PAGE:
land], In leading them thus to . . . civilization . . . I
trust and believe we are acting for their greatest good."
Thomas Jefferson believed that some people were
dependent(slaves, women, indians) and some people were
independent (White males), he believed that the independent
of society should help the dependents to become
independent. Jefferson was attempting to be benevolent
toward the indians, but Jefferson was only trying to
acquire the land for the United States. Precedent was
reinforced in the United States not respecting rights of
sovereignty of the Cherokee Indians.
According to Document H, "I have long viewed treaties with
the Indians an absurdity not to be reconciled to the
principles of our Government. The Indians are the subjects
of the United States, inhabiting it's territory and
acknowledging it's soverignty, then is it not absurd for
the soverign to negotiate by treaty with the subject. . .
." Andrew Jackson had made the assumption that the Indians
were subjects to the united states, which is not factual.
Jackson is explaining that subjects should not have to
negotiate a treaty, and that taking the land should be a
right of the master (U.S), upon his slave (Cherokee
According to Document N, ".....[I am] deeply impressed with
the opinion that the removal of the Indian tribes from teh
lands which they now occupy . . . is of very high
importance to our unio, and may be accomplished on
conditions and in a manner to promote the interest and
happiness of those tribes . . . For the removal of the
trives within the limits of the State of Georgia, the
motive has been peculiarly strong, arising from the compact
with that State, whereby the United States are bound to
extinguish the Indian title to the lands within it,
whenever it may be done peaceably and on reasonable
conditions." Again, the United States is expanding upon
Cherokee land, which Monroe believes that will benefit the
Indians and benefit the Americans. The statement is a
contradiction because Monroe as well as the president's
before him, believe that they are helping the Indians, but
are actually oppressing the Indians
According to Document O, "It has long been the policy of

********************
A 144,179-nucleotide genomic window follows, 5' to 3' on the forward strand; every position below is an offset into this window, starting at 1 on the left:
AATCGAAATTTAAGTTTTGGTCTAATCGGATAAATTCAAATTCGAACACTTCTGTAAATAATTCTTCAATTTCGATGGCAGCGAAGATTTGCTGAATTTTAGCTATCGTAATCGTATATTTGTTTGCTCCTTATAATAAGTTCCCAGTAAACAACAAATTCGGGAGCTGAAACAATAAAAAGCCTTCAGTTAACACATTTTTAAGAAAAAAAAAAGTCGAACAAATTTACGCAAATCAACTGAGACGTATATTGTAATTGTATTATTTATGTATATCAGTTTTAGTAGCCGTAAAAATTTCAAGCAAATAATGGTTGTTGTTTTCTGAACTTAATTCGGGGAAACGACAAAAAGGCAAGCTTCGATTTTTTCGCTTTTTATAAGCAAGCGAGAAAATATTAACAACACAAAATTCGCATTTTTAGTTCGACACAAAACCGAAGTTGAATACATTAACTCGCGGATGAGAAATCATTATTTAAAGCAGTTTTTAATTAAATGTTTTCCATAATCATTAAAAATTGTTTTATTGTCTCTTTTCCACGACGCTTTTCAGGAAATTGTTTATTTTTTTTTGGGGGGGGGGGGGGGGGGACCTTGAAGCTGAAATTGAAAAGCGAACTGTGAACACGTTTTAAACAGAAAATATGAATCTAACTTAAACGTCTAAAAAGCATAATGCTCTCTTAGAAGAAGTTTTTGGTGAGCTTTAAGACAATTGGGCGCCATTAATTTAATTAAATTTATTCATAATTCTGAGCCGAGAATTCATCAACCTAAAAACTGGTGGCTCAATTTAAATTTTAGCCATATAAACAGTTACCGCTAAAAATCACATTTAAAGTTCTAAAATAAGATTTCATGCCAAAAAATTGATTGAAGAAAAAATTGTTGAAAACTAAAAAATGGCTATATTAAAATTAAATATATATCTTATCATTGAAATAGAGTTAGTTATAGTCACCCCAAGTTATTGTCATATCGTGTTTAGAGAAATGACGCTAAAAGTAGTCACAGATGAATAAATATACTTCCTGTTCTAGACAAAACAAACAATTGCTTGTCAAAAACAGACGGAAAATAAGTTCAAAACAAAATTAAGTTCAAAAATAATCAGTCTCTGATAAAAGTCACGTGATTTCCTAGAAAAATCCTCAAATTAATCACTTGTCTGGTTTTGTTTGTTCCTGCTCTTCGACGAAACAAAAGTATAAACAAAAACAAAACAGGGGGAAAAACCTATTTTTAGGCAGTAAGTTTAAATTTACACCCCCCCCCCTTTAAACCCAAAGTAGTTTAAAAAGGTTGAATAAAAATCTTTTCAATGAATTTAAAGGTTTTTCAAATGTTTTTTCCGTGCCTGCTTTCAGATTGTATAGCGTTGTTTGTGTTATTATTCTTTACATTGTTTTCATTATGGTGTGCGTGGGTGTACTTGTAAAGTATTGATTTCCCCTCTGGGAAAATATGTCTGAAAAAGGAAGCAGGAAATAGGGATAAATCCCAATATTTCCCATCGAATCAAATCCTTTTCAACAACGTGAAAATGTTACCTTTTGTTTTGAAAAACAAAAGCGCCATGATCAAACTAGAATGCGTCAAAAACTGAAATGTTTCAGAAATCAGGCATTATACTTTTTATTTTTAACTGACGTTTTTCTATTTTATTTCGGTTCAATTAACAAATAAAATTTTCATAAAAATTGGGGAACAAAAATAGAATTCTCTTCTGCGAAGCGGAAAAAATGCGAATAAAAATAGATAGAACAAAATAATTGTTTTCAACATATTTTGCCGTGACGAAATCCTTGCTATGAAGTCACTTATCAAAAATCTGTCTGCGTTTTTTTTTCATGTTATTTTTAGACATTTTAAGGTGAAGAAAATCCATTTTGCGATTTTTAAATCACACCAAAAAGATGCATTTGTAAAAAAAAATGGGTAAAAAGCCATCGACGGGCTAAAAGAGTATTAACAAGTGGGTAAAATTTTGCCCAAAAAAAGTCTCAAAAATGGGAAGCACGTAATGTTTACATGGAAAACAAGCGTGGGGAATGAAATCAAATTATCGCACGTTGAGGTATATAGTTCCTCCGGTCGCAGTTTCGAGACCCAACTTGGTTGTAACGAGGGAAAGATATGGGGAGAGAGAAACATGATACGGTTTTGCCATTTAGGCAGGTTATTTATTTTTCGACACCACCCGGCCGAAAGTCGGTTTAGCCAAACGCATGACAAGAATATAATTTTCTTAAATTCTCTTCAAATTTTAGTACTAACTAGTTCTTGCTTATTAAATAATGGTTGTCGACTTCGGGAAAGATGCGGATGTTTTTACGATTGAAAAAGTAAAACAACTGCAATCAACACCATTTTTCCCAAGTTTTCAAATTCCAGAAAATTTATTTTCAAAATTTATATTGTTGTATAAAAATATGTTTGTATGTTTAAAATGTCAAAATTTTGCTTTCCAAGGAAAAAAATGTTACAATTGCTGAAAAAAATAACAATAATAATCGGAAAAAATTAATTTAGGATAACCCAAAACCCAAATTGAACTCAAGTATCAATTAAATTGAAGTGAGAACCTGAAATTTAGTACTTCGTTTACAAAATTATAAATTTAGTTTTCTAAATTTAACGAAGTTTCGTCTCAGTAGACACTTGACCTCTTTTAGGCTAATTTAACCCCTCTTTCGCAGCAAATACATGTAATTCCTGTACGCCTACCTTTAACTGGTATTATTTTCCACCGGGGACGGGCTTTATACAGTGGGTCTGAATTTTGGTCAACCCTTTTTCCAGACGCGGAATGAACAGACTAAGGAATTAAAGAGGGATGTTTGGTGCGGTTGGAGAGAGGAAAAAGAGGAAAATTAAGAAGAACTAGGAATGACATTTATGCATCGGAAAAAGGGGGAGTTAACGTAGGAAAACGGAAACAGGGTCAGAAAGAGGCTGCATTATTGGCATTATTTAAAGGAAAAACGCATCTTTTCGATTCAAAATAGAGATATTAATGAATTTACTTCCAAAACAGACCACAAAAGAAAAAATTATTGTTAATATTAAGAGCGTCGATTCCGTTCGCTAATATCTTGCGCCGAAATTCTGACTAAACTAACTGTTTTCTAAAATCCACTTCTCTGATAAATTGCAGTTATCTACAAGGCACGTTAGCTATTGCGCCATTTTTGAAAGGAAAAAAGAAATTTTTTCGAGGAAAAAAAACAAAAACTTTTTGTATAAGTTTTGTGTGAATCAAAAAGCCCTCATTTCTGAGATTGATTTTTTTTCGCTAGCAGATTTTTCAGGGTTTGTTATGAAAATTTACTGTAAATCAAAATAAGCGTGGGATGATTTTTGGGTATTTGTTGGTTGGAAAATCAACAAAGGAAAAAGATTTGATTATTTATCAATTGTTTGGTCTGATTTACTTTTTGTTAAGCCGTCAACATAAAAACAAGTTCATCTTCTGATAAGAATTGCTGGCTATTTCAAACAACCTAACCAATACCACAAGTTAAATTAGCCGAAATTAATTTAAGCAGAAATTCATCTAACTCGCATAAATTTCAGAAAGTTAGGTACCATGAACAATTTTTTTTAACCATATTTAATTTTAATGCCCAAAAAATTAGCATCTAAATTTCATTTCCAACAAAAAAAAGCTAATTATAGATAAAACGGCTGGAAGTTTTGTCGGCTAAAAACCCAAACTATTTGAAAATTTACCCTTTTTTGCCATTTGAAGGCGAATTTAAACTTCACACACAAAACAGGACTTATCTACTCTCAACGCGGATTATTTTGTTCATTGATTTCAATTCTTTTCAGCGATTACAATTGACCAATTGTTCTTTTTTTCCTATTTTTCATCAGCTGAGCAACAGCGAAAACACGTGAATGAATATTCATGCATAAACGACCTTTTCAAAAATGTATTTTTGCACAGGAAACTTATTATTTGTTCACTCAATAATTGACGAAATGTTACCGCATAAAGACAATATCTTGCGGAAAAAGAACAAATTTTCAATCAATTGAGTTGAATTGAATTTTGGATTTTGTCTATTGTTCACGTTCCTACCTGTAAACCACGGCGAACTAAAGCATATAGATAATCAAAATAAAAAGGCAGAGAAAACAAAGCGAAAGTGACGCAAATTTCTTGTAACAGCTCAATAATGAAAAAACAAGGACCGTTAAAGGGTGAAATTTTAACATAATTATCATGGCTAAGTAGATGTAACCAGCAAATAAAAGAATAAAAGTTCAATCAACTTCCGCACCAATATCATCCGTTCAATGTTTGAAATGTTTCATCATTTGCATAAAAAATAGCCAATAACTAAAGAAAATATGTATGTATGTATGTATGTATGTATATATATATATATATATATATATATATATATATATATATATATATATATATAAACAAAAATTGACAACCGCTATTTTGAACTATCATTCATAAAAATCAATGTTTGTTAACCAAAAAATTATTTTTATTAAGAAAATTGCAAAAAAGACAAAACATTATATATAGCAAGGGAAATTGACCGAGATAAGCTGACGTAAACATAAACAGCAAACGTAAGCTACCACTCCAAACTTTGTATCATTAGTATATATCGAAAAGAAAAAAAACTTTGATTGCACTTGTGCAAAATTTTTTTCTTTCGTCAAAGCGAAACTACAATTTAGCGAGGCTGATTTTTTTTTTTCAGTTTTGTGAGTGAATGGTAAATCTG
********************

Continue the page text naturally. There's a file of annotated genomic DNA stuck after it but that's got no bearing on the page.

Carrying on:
Government to introduce among them the arts of
civilization, in hope of gradually reclaiming them from a
wandering life." Converting the Cherokee Indians from
hunters into cultivators, seems like the object of
Jackson's speech, but the underlying reason for the
movement is for gold which was found in Georgia. "Actuated
by this view of the subject, I informed the Indians
inhabiting parts of Georgia and Alabama that their attempt
to establish an independent government would not be
countenanced by the Executive of the United States, and
advised them to emigrate beyond the Mississippi or submit
to the laws of those States." Jackson gives the Cherokee
Indians an ultimatum, whereby either the Cherokee Indians
move west of the mississippi or they will have to abide by
the laws of Georgia and the United States. The Cherokee
Indians seeking their independent sovereignty, moved west
of the Misssissippi, while almost half of their tribe had
been decimated (The Trail of Tears). Again, The United
States is violating the soverignty of the Cherokee Indian
land and is following precedent of the past policies toward
the irreverance of Indian Lands.
According to Document P, "The Cherokee Nation, then is a
distinct community. . . in which the laws of Georgia can
have no force, and which the citizens of Georgia have no
right to enter but with the assent of the Cherokees
themselves or in conformity with treaties and with the acts
of Congress . . . ." The statement made by John Marshall is
correct by saying that the territorial boundries and land
of the Cherokee Indians is soverign to the Cherokee
Indians. Marshall announced that the laws of Georgia are
not applicable within the Cherokee Lands, and the
constitution acknowleges the soverignty of it's bordering
territories. Since the Supreme Court couldn't enforce this
opinion, Jackson carried through his act of moving the
Indians west of the Mississippi.
All in all, from the early 1790's to the late 1830's, the
policy that Jackson set forth reinforced the precedent
which shaped national Indian policy between 1789 and mid